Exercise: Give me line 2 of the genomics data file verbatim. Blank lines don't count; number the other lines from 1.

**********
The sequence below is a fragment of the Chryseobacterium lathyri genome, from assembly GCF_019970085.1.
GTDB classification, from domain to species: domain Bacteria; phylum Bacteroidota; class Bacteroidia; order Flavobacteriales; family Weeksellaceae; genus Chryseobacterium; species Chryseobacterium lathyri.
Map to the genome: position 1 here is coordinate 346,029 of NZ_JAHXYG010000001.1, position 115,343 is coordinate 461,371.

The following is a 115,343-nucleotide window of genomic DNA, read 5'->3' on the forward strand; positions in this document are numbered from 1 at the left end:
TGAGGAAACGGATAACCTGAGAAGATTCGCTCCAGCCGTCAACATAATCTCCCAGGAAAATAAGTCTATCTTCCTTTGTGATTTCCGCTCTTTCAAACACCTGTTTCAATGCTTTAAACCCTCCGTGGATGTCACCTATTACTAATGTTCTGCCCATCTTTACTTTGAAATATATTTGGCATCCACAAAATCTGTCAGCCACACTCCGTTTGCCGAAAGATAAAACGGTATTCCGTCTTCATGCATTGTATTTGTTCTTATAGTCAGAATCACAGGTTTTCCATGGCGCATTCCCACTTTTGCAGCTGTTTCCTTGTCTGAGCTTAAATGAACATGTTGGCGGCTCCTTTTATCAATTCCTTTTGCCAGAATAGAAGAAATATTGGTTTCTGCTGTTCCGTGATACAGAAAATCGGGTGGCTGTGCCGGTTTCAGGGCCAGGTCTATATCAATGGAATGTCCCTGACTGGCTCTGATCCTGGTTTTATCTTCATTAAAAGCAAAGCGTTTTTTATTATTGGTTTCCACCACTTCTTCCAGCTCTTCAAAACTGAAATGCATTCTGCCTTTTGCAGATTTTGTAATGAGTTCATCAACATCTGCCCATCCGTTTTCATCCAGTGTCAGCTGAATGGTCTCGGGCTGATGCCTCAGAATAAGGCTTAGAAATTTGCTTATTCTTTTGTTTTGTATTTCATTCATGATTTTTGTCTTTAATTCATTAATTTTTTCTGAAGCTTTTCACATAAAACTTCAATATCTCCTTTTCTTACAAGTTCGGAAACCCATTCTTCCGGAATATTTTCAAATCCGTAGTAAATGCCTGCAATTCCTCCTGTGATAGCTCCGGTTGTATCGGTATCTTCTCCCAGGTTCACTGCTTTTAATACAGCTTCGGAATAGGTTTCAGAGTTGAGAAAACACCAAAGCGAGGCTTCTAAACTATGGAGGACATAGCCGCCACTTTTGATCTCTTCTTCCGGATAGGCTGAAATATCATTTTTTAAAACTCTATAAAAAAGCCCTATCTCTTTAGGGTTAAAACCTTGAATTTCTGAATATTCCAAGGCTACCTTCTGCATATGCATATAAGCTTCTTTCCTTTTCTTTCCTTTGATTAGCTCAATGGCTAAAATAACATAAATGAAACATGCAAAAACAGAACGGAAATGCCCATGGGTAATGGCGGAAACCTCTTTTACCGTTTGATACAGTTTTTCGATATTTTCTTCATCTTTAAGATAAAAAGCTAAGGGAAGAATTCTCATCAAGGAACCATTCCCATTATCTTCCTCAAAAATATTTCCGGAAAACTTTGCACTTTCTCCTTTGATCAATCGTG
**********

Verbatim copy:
GTDB classification, from domain to species: domain Bacteria; phylum Bacteroidota; class Bacteroidia; order Flavobacteriales; family Weeksellaceae; genus Chryseobacterium; species Chryseobacterium lathyri.